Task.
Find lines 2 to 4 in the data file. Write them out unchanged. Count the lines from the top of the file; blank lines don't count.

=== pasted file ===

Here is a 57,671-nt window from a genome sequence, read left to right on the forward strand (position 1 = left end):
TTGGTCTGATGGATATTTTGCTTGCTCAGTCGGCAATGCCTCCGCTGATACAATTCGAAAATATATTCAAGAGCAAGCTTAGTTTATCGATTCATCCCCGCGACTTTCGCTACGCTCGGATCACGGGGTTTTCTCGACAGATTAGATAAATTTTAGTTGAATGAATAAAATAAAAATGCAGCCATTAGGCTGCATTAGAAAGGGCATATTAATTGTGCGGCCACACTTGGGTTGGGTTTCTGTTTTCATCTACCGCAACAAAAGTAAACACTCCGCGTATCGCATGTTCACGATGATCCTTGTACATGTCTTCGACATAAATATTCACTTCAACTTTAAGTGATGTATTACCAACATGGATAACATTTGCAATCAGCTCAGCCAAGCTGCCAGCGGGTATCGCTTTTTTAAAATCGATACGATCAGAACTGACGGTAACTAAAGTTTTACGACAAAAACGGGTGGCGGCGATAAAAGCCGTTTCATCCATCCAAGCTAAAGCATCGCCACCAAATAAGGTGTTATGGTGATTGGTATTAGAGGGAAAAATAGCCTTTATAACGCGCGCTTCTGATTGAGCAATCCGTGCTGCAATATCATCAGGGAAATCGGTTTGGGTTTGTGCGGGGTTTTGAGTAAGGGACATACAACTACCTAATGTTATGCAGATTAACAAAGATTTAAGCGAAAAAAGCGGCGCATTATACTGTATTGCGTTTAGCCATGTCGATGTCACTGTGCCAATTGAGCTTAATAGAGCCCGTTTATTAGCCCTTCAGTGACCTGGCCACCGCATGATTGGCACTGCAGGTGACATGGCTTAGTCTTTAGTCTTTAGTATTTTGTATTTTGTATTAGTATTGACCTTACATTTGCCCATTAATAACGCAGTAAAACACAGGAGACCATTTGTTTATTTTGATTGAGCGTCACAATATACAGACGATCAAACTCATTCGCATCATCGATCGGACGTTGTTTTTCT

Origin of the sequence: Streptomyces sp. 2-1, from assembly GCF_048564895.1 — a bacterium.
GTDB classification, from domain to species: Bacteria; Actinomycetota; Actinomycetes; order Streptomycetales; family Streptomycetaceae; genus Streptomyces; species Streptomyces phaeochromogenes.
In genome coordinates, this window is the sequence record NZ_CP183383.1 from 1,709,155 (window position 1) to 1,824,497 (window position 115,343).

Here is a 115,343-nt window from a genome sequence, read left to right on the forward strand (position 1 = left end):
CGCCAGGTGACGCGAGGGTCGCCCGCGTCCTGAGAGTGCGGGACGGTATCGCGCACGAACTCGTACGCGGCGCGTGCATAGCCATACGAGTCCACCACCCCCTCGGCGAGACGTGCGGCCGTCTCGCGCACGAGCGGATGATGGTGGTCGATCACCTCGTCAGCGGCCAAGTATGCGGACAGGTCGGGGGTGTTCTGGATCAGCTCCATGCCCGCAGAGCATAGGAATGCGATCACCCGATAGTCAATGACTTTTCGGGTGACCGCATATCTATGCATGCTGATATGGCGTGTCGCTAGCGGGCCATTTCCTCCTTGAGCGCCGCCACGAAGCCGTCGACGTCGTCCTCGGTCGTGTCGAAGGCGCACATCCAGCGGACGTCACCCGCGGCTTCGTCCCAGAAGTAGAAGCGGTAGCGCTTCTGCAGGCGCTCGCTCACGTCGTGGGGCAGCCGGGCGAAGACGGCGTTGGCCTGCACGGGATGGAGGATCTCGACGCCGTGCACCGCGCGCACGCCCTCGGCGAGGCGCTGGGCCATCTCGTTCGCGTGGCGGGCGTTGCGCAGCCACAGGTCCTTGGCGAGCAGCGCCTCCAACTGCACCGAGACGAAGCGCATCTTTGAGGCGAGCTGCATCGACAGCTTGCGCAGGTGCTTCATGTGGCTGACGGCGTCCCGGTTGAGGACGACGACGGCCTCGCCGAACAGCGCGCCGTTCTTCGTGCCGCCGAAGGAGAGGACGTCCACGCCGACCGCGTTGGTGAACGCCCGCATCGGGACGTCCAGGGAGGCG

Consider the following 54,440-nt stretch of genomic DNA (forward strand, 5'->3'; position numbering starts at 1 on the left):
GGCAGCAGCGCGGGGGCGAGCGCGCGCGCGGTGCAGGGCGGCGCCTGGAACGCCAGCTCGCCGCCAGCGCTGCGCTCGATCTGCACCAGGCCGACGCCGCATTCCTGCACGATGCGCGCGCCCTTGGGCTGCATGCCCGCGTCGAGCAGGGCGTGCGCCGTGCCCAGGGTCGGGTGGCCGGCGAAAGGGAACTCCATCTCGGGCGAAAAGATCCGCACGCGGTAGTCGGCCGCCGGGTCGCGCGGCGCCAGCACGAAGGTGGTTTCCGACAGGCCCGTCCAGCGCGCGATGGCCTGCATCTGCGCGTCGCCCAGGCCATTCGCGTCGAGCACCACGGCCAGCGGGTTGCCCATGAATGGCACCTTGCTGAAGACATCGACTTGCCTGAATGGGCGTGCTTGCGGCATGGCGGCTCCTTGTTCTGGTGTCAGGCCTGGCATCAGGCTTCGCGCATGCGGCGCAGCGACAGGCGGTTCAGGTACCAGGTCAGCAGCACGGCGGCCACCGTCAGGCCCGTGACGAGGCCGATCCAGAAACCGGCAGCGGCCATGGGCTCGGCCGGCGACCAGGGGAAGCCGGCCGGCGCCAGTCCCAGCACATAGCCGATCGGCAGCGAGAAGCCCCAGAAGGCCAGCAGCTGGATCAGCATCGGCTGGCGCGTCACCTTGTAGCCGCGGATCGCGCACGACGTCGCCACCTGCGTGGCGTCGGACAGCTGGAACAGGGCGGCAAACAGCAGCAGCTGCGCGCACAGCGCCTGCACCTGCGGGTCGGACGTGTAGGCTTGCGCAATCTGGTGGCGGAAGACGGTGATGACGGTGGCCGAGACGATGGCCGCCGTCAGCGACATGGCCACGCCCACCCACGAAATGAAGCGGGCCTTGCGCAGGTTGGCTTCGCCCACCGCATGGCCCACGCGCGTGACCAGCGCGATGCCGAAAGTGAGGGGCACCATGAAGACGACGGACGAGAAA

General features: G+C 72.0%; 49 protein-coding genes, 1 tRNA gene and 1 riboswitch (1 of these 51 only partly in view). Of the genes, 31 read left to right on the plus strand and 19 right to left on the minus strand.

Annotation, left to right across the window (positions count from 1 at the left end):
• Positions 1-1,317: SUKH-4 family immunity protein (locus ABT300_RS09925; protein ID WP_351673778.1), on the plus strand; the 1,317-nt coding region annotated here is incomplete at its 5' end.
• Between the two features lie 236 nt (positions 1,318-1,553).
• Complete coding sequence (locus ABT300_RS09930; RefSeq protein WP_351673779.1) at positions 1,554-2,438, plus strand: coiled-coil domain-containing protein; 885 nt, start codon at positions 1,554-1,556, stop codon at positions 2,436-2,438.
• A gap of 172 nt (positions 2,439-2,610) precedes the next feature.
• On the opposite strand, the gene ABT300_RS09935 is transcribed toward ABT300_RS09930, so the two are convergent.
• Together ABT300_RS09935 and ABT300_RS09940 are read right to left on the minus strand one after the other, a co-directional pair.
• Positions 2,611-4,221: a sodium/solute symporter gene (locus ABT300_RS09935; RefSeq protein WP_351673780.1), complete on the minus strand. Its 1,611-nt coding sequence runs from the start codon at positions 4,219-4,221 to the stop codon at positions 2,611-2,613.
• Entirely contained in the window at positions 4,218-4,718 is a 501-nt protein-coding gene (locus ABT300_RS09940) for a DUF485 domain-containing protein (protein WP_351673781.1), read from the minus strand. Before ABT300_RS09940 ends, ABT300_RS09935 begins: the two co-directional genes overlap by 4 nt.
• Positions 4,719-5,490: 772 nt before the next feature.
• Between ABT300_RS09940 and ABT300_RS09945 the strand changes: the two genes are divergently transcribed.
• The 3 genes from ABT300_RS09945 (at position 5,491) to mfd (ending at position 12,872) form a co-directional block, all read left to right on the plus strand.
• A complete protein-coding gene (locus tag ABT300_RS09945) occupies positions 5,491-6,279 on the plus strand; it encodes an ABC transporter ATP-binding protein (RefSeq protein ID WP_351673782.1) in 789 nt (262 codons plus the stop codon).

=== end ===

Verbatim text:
TTGGTCTGATGGATATTTTGCTTGCTCAGTCGGCAATGCCTCCGCTGATACAATTCGAAAATATATTCAAGAGCAAGCTTAGTTTATCGATTCATCCCCGCGACTTTCGCTACGCTCGGATCACGGGGTTTTCTCGACAGATTAGATAAATTTTAGTTGAATGAATAAAATAAAAATGCAGCCATTAGGCTGCATTAGAAAGGGCATATTAATTGTGCGGCCACACTTGGGTTGGGTTTCTGTTTTCATCTACCGCAACAAAAGTAAACACTCCGCGTATCGCATGTTCACGATGATCCTTGTACATGTCTTCGACATAAATATTCACTTCAACTTTAAGTGATGTATTACCAACATGGATAACATTTGCAATCAGCTCAGCCAAGCTGCCAGCGGGTATCGCTTTTTTAAAATCGATACGATCAGAACTGACGGTAACTAAAGTTTTACGACAAAAACGGGTGGCGGCGATAAAAGCCGTTTCATCCATCCAAGCTAAAGCATCGCCACCAAATAAGGTGTTATGGTGATTGGTATTAGAGGGAAAAATAGCCTTTATAACGCGCGCTTCTGATTGAGCAATCCGTGCTGCAATATCATCAGGGAAATCGGTTTGGGTTTGTGCGGGGTTTTGAGTAAGGGACATACAACTACCTAATGTTATGCAGATTAACAAAGATTTAAGCGAAAAAAGCGGCGCATTATACTGTATTGCGTTTAGCCATGTCGATGTCACTGTGCCAATTGAGCTTAATAGAGCCCGTTTATTAGCCCTTCAGTGACCTGGCCACCGCATGATTGGCACTGCAGGTGACATGGCTTAGTCTTTAGTCTTTAGTATTTTGTATTTTGTATTAGTATTGACCTTACATTTGCCCATTAATAACGCAGTAAAACACAGGAGACCATTTGTTTATTTTGATTGAGCGTCACAATATACAGACGATCAAACTCATTCGCATCATCGATCGGACGTTGTTTTTCT

Origin of the sequence: Streptomyces sp. 2-1, from assembly GCF_048564895.1 — a bacterium.
GTDB classification, from domain to species: Bacteria; Actinomycetota; Actinomycetes; order Streptomycetales; family Streptomycetaceae; genus Streptomyces; species Streptomyces phaeochromogenes.